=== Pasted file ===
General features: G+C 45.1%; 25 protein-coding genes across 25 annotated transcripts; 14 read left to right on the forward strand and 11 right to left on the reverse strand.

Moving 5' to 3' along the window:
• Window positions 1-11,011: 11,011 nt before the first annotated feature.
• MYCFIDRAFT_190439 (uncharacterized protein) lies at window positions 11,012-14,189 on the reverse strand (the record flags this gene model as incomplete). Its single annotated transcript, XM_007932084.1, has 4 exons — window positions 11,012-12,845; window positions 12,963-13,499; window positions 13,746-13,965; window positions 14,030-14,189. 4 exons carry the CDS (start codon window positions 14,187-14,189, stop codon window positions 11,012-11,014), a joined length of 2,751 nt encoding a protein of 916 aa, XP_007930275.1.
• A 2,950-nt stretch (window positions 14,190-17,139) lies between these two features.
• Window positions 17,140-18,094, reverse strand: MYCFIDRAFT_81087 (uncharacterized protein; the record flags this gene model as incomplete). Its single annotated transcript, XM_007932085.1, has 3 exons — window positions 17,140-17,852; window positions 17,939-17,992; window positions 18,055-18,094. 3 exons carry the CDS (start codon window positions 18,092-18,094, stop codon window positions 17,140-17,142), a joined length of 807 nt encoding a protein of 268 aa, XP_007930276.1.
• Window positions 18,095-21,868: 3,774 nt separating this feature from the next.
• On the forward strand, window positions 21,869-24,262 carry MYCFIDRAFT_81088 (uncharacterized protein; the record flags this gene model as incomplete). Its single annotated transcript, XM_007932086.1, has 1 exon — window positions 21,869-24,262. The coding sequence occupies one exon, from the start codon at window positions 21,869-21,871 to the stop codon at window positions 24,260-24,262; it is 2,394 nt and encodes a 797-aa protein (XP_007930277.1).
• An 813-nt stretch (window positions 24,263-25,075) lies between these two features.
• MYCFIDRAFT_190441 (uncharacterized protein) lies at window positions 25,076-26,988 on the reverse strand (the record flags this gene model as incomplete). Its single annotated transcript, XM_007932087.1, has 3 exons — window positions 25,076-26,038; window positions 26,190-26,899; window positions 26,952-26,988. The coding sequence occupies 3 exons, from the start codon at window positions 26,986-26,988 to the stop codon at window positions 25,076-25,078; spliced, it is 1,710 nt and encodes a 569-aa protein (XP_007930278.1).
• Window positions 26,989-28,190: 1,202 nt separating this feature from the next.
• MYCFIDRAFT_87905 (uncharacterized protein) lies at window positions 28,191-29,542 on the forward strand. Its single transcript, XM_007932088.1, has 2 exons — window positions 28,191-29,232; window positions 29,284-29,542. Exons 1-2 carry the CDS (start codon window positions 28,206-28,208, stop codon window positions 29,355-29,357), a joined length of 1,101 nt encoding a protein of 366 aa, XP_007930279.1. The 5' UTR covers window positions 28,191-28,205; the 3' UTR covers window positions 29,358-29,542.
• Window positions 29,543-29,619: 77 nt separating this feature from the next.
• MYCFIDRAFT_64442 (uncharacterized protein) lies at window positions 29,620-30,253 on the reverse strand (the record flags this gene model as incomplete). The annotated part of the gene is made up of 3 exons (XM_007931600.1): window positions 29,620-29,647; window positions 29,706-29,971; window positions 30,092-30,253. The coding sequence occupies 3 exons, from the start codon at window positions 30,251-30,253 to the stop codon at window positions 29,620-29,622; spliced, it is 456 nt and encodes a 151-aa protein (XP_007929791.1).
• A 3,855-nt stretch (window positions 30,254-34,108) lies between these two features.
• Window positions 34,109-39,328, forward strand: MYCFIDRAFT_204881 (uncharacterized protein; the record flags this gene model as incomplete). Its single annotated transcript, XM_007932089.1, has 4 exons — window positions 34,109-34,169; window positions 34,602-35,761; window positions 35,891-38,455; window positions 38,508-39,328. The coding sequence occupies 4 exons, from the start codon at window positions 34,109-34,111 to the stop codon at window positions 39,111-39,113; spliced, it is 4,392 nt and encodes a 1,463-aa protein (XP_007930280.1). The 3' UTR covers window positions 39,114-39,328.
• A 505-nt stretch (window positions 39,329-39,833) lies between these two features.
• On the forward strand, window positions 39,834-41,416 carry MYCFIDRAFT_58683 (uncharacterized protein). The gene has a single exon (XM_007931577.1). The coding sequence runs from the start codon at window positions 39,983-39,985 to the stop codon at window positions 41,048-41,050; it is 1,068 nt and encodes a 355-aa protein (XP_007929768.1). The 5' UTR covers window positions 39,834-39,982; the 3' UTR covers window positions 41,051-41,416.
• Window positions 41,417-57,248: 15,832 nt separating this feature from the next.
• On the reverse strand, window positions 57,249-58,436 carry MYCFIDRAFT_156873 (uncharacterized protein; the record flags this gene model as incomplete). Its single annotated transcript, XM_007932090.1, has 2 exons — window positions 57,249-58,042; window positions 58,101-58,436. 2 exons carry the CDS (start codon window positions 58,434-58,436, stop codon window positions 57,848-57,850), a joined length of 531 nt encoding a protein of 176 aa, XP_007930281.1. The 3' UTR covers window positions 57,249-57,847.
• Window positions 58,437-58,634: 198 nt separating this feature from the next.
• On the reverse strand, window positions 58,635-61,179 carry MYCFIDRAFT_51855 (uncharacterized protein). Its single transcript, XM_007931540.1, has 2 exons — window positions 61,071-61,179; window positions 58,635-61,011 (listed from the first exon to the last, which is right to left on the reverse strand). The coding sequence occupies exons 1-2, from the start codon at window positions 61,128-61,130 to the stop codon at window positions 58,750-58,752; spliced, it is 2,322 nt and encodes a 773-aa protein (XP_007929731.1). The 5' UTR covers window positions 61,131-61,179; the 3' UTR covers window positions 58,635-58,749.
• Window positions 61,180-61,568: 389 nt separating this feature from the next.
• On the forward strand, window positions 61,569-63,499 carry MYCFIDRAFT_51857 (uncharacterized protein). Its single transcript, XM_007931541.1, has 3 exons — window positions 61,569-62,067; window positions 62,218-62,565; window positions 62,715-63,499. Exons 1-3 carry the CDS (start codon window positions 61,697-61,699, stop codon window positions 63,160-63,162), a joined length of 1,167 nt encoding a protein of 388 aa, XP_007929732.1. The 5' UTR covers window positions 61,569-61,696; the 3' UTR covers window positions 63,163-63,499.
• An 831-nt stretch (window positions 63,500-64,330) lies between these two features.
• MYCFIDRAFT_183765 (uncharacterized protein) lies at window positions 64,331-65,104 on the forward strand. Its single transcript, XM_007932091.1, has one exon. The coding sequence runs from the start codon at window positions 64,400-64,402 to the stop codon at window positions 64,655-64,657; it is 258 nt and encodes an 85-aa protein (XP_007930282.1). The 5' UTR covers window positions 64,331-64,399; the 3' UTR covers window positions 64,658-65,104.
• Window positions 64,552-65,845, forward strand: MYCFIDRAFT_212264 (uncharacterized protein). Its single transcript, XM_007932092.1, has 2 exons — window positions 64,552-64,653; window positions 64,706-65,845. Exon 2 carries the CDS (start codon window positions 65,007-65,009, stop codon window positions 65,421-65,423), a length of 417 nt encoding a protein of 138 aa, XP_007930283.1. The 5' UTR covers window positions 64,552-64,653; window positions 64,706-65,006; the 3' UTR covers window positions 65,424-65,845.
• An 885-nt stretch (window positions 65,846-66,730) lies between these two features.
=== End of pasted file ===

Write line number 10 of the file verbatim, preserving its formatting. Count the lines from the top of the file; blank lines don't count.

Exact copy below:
• MYCFIDRAFT_190441 (uncharacterized protein) lies at window positions 25,076-26,988 on the reverse strand (the record flags this gene model as incomplete). Its single annotated transcript, XM_007932087.1, has 3 exons — window positions 25,076-26,038; window positions 26,190-26,899; window positions 26,952-26,988. The coding sequence occupies 3 exons, from the start codon at window positions 26,986-26,988 to the stop codon at window positions 25,076-25,078; spliced, it is 1,710 nt and encodes a 569-aa protein (XP_007930278.1).